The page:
Clustering and classification of cases using learned global feature weights

Eric C.C. Tsang, Chi Keung Simon Shiu, X. Z. Wang, Martin Lam

Research output: Chapter in book / Conference proceedingConference article published in proceeding or bookAcademic researchpeer-review

7 Citations (Scopus)


Case-base Reasoning (CBR) systems have attracted great attention in the last few years. It is a system that allows user to store, share and reuse what has been stored inside the system (i.e., the previous problem solving experiences/cases). It is similar to the way we solve unknown problems by using our experience and knowledge. When the case-base size increases, it is very difficulty to maintain the case-base, for example when similar cases have accumulated, anomalies such as redundant cases, conflicting cases, ambiguous cases, subsumed cases and unreachable cases may exist in the case-base. This is the so called case-base maintenance (CBM) problem. In this paper we propose a method to improve the performance of clustering and classification of cases in a large-scale case-base by using a learned global feature weight methodology. This methodology is based on the idea that we could use similarity measure to find several concepts (clusters) in the problem-domain such that those cases in a cluster are closely related among themselves while among different clusters those cases are farther apart. It has been demonstrated in the experiment that the performance of clustering with learned global feature weights is much better than the performance without global feature weights in terms of the retrieval efficiency and accuracy of solution provided by the system.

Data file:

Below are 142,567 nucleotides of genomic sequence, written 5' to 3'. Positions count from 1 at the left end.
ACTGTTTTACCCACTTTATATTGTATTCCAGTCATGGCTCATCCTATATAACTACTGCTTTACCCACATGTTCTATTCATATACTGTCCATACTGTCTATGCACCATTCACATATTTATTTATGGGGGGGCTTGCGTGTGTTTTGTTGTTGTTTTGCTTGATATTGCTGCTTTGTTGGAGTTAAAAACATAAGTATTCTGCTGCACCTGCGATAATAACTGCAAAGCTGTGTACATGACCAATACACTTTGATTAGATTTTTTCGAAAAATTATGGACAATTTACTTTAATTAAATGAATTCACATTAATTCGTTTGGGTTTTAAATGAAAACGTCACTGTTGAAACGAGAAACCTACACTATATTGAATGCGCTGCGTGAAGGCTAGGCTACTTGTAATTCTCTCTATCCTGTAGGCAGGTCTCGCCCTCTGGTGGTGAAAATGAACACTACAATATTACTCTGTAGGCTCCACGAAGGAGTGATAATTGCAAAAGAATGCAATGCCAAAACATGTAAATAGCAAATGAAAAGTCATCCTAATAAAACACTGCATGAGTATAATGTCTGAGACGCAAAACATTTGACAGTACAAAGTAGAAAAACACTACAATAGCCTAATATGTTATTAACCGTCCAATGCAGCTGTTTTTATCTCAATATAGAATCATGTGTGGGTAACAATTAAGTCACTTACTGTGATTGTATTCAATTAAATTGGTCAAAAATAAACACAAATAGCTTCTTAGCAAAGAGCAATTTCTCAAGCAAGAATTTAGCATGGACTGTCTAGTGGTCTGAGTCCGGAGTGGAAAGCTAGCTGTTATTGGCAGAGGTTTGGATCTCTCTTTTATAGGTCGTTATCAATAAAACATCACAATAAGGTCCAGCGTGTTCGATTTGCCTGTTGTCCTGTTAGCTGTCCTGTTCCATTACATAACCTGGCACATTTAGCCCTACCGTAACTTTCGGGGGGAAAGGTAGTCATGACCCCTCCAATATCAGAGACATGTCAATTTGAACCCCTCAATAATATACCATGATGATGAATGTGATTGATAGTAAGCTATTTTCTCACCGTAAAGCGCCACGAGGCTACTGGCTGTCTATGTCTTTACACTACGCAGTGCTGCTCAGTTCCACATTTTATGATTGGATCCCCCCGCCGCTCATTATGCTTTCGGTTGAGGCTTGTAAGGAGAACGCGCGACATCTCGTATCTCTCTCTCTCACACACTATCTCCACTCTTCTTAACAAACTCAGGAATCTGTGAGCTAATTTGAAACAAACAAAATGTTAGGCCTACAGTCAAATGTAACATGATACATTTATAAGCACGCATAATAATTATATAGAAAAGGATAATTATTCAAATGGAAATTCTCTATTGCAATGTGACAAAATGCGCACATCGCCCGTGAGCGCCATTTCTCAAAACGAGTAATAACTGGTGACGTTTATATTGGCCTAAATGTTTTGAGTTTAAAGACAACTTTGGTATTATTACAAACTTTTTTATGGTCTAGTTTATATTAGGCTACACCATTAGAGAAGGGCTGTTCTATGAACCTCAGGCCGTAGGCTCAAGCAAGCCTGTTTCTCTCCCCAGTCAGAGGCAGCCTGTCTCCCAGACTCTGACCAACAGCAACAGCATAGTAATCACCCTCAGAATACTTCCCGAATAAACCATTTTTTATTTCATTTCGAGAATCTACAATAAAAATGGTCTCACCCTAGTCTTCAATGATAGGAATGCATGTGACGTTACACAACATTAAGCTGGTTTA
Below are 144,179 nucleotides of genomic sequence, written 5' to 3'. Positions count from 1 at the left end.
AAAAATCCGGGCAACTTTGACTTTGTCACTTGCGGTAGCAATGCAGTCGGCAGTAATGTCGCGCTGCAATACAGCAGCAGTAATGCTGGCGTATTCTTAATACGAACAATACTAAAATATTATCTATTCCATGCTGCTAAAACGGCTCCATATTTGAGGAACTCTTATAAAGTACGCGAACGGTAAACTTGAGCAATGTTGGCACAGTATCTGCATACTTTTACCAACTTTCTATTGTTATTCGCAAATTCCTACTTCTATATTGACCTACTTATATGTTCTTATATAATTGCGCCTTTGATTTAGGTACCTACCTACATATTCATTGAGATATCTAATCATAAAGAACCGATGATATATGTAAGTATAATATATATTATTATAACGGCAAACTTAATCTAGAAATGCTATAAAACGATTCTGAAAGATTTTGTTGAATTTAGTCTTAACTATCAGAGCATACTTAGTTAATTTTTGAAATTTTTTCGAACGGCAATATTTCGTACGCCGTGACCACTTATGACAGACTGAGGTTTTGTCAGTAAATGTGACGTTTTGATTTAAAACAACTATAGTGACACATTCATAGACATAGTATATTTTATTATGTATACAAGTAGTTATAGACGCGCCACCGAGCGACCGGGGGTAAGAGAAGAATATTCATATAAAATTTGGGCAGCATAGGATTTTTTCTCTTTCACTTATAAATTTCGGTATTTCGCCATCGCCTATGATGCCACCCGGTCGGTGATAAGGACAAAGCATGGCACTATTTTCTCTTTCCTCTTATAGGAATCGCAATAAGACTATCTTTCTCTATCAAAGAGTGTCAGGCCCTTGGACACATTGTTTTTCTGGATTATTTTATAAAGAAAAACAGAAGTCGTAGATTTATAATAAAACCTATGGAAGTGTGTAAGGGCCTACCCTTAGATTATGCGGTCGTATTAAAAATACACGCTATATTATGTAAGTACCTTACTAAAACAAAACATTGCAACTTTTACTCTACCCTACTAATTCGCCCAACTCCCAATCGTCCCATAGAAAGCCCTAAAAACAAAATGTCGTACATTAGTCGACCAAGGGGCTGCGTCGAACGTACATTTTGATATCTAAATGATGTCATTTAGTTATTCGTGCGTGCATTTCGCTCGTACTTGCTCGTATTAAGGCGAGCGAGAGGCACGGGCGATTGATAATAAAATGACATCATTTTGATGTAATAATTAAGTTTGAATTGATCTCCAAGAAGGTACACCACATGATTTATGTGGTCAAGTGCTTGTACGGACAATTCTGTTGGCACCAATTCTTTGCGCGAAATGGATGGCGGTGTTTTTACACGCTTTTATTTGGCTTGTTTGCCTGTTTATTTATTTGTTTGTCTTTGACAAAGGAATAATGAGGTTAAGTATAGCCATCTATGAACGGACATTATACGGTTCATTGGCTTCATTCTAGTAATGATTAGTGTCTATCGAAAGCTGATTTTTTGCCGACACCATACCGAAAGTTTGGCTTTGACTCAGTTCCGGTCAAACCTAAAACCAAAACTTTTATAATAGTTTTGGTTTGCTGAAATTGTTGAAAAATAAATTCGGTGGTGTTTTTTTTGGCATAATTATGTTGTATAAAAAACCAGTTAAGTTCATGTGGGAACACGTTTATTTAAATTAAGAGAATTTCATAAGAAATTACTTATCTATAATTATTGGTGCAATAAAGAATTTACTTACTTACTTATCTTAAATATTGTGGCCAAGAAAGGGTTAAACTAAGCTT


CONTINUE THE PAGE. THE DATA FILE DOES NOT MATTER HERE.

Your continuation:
Original languageEnglish
Title of host publicationAnnual Conference of the North American Fuzzy Information Processing Society - NAFIPS
Number of pages6
Publication statusPublished - 1 Dec 2001
EventJoint 9th IFSA World Congress and 20th NAFIPS International Conference - Vancouver, BC, Canada
Duration: 25 Jul 200128 Jul 2001


ConferenceJoint 9th IFSA World Congress and 20th NAFIPS International Conference
CityVancouver, BC

ASJC Scopus subject areas

  • Computer Science(all)
  • Mathematics(all)


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